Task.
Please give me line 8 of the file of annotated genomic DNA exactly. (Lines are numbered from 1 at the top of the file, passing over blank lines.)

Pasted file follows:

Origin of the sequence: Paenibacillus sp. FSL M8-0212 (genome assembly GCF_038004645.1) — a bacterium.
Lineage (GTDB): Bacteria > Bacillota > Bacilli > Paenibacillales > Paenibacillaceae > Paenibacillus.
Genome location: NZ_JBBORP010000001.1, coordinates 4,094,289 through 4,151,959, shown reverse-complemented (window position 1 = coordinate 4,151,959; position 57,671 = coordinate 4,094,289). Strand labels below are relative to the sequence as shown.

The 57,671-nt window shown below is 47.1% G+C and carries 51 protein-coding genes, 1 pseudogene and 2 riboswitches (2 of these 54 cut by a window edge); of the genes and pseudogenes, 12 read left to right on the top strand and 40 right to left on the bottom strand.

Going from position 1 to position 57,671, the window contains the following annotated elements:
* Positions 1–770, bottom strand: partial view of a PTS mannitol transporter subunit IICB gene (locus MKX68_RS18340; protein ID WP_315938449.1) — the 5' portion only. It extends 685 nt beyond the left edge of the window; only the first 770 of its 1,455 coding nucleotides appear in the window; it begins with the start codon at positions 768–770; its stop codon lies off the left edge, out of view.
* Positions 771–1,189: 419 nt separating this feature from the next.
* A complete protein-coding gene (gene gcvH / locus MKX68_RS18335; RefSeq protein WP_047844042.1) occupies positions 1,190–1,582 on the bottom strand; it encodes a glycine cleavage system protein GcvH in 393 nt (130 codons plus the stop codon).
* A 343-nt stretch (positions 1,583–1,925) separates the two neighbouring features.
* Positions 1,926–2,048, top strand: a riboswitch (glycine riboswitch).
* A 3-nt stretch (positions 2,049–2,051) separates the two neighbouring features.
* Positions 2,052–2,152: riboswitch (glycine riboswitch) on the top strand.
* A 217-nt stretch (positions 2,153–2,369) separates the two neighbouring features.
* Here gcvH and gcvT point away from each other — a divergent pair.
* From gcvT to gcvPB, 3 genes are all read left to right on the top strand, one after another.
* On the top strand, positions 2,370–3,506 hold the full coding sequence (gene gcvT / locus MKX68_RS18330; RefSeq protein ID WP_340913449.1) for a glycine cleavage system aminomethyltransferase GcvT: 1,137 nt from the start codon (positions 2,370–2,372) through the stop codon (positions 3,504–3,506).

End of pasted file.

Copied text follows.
* A complete protein-coding gene (gene gcvH / locus MKX68_RS18335; RefSeq protein WP_047844042.1) occupies positions 1,190–1,582 on the bottom strand; it encodes a glycine cleavage system protein GcvH in 393 nt (130 codons plus the stop codon).